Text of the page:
To be continued….

 

Meatloaf and Pot Roast: Midwest Americana Redux

Thursday, October 13th, 2011

Ordered meatloaf for lunch today. Meatloaf with potatoes and gravy, vegetables, and a roll: that’s what the menu said.  The server brought two GIANT slices of meatloaf with gravy, perfectly cooked broccoli and cauliflower, and two nice dinner rolls. (No potatoes. Allergy.)

The restaurant, Taste of Scandinavia with locations in two St. Paul suburbs, was founded in 1990 by Soile Anderson, using recipes from her native Finland. She no longer owns the place, but the current owners maintain her quality. And, they make her frosted kringle, untested during this trip.

While I tucked into the excellent meatloaf (with enough leftover for another meal,)” my lunch partner, Vicky, enjoyed her pot roast quesadilla on a whole-wheat flour tortilla. Both the meatloaf and the pot roast were thoroughly modern takes on classic Midwestern food.

Our talk over lunch was of corporate business, consumer affairs, blogs, and marketing.  That is, it was until our conversation shifted to the classic cafe lunch both she and I remember from our small-town childhoods, hers in Northern Minnesota, mine in South Dakota.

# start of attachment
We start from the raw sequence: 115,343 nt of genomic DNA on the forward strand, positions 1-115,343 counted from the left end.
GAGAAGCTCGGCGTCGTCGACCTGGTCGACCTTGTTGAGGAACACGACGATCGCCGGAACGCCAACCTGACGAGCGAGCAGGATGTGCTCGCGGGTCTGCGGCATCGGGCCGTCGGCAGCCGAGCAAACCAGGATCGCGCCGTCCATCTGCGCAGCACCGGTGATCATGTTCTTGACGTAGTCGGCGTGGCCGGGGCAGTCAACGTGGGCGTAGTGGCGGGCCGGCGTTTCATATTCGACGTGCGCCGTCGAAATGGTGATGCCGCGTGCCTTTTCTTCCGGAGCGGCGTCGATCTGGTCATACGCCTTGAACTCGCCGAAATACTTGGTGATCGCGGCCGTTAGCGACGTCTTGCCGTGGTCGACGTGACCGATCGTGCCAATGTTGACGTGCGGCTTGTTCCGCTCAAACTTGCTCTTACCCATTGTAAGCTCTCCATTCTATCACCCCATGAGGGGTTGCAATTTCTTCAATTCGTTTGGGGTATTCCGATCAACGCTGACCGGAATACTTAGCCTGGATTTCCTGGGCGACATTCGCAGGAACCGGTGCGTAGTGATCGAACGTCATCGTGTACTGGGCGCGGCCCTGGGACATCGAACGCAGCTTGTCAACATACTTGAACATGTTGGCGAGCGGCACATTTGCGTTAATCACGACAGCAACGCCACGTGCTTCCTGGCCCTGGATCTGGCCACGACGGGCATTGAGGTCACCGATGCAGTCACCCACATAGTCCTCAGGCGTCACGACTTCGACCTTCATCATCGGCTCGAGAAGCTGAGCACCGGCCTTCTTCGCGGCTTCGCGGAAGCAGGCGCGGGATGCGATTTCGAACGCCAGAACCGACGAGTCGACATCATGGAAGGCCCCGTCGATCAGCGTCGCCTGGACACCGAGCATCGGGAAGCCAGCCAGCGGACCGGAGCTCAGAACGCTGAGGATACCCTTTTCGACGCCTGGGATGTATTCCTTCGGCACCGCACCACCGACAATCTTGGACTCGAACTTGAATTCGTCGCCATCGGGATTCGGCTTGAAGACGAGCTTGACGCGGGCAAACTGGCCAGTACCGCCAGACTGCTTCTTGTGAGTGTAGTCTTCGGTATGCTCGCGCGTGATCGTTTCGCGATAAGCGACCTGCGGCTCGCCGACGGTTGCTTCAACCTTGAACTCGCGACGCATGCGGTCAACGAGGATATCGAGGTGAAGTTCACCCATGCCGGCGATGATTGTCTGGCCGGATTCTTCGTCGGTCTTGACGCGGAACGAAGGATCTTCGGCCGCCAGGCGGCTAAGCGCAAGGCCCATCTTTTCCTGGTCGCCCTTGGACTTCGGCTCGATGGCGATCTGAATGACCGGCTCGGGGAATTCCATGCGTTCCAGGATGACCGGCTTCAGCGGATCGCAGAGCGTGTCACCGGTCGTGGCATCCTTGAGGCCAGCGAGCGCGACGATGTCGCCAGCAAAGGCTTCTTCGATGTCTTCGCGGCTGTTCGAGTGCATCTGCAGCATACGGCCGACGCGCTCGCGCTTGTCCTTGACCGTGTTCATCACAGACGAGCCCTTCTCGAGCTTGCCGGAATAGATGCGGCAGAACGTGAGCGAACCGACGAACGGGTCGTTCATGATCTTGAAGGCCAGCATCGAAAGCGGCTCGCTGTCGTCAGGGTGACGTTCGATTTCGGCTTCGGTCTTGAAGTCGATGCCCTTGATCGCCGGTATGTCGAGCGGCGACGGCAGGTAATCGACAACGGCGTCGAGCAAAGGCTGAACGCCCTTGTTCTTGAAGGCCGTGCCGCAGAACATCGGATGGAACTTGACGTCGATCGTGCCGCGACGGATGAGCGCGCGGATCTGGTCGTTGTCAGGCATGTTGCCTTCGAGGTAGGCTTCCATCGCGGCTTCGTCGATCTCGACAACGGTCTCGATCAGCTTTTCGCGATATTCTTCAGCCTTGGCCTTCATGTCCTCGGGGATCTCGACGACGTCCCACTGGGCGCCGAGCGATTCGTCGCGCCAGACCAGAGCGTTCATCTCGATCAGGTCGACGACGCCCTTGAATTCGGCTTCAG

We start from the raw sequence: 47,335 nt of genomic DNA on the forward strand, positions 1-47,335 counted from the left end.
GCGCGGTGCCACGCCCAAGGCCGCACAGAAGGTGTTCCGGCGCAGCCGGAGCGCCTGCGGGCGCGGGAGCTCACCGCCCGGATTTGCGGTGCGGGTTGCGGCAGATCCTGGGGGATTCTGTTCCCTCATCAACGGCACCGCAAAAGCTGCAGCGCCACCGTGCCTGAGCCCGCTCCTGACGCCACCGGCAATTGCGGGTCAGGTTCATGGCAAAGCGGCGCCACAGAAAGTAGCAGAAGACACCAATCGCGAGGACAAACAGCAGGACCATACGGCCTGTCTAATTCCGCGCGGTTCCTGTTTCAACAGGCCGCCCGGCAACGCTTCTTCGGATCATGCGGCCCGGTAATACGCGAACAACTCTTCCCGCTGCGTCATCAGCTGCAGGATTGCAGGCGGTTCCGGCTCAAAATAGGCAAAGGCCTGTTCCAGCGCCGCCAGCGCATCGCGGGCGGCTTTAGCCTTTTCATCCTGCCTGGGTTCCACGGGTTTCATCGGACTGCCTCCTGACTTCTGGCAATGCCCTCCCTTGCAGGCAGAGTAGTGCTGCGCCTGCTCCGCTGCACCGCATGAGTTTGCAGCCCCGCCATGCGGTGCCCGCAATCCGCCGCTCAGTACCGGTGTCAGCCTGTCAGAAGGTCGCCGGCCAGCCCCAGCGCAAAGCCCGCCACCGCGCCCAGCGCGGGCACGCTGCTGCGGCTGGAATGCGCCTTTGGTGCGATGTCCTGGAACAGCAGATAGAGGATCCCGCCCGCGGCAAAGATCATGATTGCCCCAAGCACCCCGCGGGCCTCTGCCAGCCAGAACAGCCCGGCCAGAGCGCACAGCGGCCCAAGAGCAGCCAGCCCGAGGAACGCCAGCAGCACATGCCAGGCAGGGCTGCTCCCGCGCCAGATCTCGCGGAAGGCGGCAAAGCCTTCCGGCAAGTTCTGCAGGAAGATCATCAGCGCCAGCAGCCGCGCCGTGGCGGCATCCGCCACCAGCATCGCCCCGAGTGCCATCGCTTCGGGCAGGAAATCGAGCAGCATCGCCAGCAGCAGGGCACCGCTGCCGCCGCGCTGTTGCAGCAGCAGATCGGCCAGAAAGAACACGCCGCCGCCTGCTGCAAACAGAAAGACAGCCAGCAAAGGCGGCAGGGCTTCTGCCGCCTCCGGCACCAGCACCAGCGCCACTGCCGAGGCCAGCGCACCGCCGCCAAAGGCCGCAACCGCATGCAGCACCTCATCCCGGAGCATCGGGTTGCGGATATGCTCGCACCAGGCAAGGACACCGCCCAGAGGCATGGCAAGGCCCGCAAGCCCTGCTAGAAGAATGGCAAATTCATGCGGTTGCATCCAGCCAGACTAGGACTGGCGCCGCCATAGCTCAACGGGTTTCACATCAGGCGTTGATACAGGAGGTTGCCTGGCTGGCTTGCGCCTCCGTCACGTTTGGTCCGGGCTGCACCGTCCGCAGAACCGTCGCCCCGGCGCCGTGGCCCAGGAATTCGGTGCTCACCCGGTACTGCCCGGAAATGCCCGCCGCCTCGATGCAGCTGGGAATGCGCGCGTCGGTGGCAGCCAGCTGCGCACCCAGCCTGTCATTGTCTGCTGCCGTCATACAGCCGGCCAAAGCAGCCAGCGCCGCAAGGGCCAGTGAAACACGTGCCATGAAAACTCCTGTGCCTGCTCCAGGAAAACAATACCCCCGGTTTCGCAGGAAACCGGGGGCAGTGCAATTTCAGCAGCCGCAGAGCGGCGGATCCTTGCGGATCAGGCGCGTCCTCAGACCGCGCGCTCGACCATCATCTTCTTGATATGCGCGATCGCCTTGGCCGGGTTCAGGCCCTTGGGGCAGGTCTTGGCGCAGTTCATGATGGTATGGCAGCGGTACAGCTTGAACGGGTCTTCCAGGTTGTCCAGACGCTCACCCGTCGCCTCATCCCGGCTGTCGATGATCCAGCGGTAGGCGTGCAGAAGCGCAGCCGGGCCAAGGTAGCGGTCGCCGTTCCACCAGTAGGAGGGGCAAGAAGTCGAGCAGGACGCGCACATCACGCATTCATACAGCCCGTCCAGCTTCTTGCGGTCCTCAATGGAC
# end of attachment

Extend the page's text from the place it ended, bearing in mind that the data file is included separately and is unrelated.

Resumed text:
Every cafe and small restaurant across Minnesota, South Dakota, and probably every adjacent state, had a ‘dinner’ special. Dinner was what we called the noon meal, except for the meal at school which was lunch.  The classic cafe ‘dinner’ special was either a hot sandwich (beef pot roast, pork, or meatloaf served with mashed potatoes and gravy over a slice of white bread) or a hot dinner, which was the same items sans bread slice, but with a dinner roll on the side. The menu moved out of the cafe for farmer appreciation dinners or any community dinner that wasn’t a potluck.

I box up my extra slice of meatloaf.  While I wrapped my roll in a napkin, Vicky, slyly, remembered when at meal’s end of many community events, some women would tuck a napkin-wrapped roll in their purses, along with packets of sugar, salt, and pepper.

Busted.  Me.  I trust those purse-packers of yore felt as I did today: the roll was simply too good to not enjoy for another meal.